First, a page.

The Future of Health: Why Age 100 Will Soon Become 'the New 60' Rapid innovation in stem-cell therapy and advanced diagnostic testing are ushering in a new era of better health, longer lives and enhanced immunity.
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On June 13, Laura Wilkinson did not qualify in her attempt to join this year's U.S. Olympic Diving Team — finishing in only 10th place at the final qualifying event in Indianapolis.
But Laura's performance was so inspiring that she received a standing ovation from everyone who attended. Why? Because at age 43, Laura is now more than twice as old as she was when she won her gold medal at the 2000 Olympics in Sydney.
While it may not be surprising that she didn't qualify for this year's team, the very idea that she was in shape to compete at all clearly shows how much progress we've made in not only extending longevity, but also living healthier as we age. In the last century alone, average life expectancy in the U.S. has increased from around 60 to nearly 80 years.
At this rate, it won't be long before 100 years old becomes "the new 60."
Indeed, new scientific discoveries and innovative research into health and medicine continue to reveal new insights into how the human body works and how we can delay the impact of aging — many that we couldn't even imagine only a few short years ago.
Stem cells: how the body heals itself
As the CEO of BioXcellerator, a leading stem-cell treatment and research center, I've made it my mission to work with a team of talented scientists and physicians to further progress to help everyone worldwide live longer and enjoy better health.
We've long known about the benefits of a healthy lifestyle and diet. And physicians now have access to more advanced surgical procedures and new medications. But as it turns out, the secret to maintaining excellent health and vitality isn't so secretive — at least at the cellular level.
You see, your body already knows how to heal itself, through a natural process based on stem cells. You're not aware of it, of course, but all of the cells in your body — neurons in your brain, cardiac cells in your heart, immune cells that circulate through your blood and all other cells — are constantly being replaced with new cells.
Yet even though each type of cell functions differently, they all begin as stem cells — created in your bone marrow, then differentiated to become a specific type of cell.
As we age, however, stem-cell production declines. That's why stem-cell therapy is such an exciting frontier in medicine today: After an infusion of millions of high-potency stem cells, your body goes right to work using those cells to heal damaged tissue, reduce inflammation, improve immunity, and boost vitality and performance.
Even damage from injuries sustained many years ago can be healed from an infusion of stem cells.
More immunity, less inflammation — essential to better health
Although more effective medical treatments for various diseases and disorders certainly benefits humanity, here's a better approach: Prevent disease in the first place. Yes, nutrition and exercise make a big difference, but recent studies clearly show how enhancing immunity and reducing chronic inflammation can add even more years to our lives and improve our health.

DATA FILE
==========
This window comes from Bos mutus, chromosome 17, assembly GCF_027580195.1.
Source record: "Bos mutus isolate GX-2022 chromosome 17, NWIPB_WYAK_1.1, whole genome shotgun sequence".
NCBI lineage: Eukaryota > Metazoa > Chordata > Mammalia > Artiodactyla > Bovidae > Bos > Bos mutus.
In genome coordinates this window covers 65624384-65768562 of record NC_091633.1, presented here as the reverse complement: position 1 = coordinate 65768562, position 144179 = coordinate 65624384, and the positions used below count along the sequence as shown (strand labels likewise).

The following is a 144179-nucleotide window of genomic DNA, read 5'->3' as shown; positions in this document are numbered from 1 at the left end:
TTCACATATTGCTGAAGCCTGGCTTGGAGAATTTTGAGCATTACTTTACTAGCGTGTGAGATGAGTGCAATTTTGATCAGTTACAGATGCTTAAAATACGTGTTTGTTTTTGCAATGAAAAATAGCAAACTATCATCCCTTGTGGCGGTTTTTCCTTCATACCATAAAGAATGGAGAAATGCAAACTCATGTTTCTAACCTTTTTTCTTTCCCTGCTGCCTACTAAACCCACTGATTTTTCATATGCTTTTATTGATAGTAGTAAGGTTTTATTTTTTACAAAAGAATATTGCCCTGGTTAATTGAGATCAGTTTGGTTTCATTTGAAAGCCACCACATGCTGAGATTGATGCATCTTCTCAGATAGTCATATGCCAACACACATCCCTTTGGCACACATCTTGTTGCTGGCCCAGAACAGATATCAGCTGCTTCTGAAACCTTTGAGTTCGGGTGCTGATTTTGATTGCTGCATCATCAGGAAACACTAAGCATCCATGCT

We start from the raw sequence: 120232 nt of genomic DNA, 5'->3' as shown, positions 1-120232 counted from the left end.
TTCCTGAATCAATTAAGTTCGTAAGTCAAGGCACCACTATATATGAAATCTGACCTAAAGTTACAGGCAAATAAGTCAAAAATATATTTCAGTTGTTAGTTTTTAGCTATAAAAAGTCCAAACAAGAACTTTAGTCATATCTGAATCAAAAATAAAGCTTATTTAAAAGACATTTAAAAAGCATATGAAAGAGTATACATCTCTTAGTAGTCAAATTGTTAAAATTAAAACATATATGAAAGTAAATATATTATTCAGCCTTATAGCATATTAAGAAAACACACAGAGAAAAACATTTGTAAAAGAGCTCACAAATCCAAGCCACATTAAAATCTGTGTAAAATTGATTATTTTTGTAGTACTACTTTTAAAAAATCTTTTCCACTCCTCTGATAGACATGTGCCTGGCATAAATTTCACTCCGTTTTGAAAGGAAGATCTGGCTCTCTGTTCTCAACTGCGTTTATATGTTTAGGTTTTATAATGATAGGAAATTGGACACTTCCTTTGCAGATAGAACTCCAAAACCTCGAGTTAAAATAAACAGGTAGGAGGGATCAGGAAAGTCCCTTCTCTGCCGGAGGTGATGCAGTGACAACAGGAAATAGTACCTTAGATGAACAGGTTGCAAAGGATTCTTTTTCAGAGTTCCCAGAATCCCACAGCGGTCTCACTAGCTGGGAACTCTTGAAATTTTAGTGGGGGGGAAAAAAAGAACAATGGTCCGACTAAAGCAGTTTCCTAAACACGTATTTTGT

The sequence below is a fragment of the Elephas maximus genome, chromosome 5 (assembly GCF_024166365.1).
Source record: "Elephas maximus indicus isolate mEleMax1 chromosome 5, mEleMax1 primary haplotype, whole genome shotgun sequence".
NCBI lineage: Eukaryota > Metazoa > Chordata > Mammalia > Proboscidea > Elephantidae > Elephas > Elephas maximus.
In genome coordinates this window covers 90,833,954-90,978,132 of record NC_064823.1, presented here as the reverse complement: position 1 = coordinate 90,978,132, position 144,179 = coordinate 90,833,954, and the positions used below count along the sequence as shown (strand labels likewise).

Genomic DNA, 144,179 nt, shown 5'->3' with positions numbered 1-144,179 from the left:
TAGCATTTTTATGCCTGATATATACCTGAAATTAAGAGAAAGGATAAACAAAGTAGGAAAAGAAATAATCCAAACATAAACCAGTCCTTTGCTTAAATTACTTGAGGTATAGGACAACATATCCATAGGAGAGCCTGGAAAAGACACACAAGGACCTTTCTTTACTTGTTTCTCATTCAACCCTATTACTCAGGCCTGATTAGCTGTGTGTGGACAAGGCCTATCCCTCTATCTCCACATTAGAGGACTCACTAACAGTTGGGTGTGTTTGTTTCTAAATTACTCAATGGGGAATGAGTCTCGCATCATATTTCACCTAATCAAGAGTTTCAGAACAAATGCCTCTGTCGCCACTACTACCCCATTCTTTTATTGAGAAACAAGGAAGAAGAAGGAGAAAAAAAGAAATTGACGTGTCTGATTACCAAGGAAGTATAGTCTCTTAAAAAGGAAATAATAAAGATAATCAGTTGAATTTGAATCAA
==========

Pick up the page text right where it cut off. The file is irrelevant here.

Yet, while we're aware of what we eat and our level of physical activity, we don't fully appreciate the battle our immune cells fight every minute of every day — 24/7. They're constantly on patrol throughout your body, seeking out and destroying various viruses and other microbes that threaten our health and lives. That may seem overly dramatic, but one thing's for sure: Without immunity, there would be no humanity. Our species couldn't exist.
Another battle that rages inside us comes in the form of inflammation. Although inflammation is the body's natural signaling system that various tissues need repair and healing, when continued ongoing inflammation becomes chronic, it can actually cause even more serious damage throughout the entire body. Recent studies suggest that while an anti-inflammatory diet and other lifestyle choices (for example, getting enough sleep) can reduce excess inflammation, stem cells also provide anti-inflammatory benefits — and boost immunity too.
At BioXcellerator, we offer stem-cell therapy to treat a wide range of diseases and injuries, but regardless of what patients get treated for, one common result rings loud and clear: Patients report that they feel better. They have more vitality, more energy, enhanced cognitive function and a greater overall sense of well-being.
After all, the body doesn't know why it's receiving new stem cells, so it uses those cells to both heal specific damage and better modulate the immune system and regulate inflammation.
The future of healthcare is destined to be more predictive and preventative
With even more advanced testing now available, such as whole-body and brain MRIs, genome sequencing and liquid biopsy using cell-free DNA, we can detect the onset of many serious diseases and disorders far earlier, including heart disease, cancer, and autoimmune and degenerative conditions.
There's overwhelming evidence that many cancers and heart disease can be treated more effectively when detected at an early stage. These more accurate and precise tests also enable us to provide personalized recommendations for changes in diet and lifestyle that can help prevent or delay the onset of many diseases and conditions altogether.
Living healthier and longer
Many athletes turn to stem cells to maintain peak performance during their careers, and to extend them; they also receive treatment after they retire to alleviate chronic pain from injuries suffered over many years.
No, it's not so miraculous. It's all based on science. As we learn more about extending longevity, immunity and performance, I'm more convinced than ever that age 100 will become "the new 60."